Music Program Encourages Student to Release Acoustic Album


Music has given one Dalton State student the confidence to compose and publish original music on one of the largest streaming services today.

“Music inspired me to quit the office job I had and go back to school full-time,” said Taylor Smith, who is pursuing his associate in music at the college.

Smith was not lacking passion but was lacking the knowledge and technique to take his talent further. He said releasing his first album on Spotify would not have been possible had he not joined the music program at Dalton State.

“I have learned how to use music and make melodies with my instrument,” Smith said. “If I hadn’t taken music theory and aural skills it would have taken me another five to 10 years to get the skills I have now. Taking those courses expedited the whole process of creating my music.”

Dr. Ellie Jenkins, associate professor of music, said the program has provided a path for Smith to move forward in music studies.

“Taylor was always engaged and asking questions as a student,” she said. “He would ask questions about things that were a year away from what we were studying. I was so impressed to find that he had finished a project like this, which requires a huge amount of work.”

Smith said the unwavering support and care from professors is something he would have missed had he gone to another institution.

“One thing you’re not going to get at a bigger college is the kind of relationship we get with our professors,” he said. “I went through a really hard time recently, and all my professors were really nice and accommodating; you’re not going to get that anywhere else. You just know they are going to look out for you.”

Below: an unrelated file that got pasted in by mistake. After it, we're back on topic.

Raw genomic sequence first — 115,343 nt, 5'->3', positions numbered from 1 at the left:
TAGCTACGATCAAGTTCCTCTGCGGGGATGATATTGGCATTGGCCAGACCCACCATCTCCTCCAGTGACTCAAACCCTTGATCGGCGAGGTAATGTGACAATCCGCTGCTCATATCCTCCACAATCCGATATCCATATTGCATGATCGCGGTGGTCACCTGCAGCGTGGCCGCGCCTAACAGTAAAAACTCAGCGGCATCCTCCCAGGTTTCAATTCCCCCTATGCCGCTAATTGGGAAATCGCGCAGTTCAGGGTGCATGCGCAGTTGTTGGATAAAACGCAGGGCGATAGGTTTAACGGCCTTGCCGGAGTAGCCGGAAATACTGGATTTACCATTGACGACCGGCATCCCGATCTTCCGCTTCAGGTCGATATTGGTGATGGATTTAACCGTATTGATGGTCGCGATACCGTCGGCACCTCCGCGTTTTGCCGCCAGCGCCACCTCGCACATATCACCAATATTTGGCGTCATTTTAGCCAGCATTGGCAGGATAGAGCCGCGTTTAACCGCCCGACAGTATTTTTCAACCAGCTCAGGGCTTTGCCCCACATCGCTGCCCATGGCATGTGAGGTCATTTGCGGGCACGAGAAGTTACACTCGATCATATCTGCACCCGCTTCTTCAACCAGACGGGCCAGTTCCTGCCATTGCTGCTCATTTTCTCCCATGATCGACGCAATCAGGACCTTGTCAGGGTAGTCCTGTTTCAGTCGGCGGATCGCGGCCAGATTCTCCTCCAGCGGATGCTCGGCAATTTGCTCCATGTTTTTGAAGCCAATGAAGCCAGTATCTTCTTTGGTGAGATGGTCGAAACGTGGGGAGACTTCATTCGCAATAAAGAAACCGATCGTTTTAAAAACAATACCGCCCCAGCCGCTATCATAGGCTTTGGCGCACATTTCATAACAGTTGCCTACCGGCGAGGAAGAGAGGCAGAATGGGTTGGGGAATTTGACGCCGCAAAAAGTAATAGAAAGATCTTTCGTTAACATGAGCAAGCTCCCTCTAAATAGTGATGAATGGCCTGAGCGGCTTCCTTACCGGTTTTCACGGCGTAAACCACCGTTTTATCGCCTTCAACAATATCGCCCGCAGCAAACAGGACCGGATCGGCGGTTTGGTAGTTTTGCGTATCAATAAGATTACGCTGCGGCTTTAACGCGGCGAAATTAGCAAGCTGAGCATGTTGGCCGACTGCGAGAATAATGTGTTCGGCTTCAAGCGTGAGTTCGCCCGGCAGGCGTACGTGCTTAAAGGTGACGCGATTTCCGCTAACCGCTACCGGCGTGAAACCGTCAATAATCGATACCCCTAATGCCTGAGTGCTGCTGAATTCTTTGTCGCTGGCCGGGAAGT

Jenkins said she finds smaller classroom sizes foster a sense of community among students and helps her provide a personalized experience for every individual.

“I am there every day to hold you accountable,” Jenkins said. “No student gets lost in the back of the room. I really get to know them and gain insight into their life goals.

“My goal for the music program is to provide a steppingstone forward for students with whatever they want to do with music,” she said. “I hope to see more students join the program and develop their musical interests like Taylor has.”

Smith said each song on his album represents a story and is inspired by the percussive finger style he uses to play his guitar. This technique uses the body of the guitar as a percussion instrument, he said. Listen to his new album here.

The music program is designed to help students develop skills in music reading, sight singing and dictation, creating and analyzing music works and requires students to perform in an ensemble. Course offerings also include applied private lessons to instruments including flute, guitar, French horn, low brass, piano, woodwind and voice. Choir is also available, and students can receive course credit for performing in the Dalton/Whitfield Community Band. The courses are not exclusive to music majors and can be taken by any student. For more information on music courses at Dalton State, contact Jenkins at ejenkins@daltonstate.edu.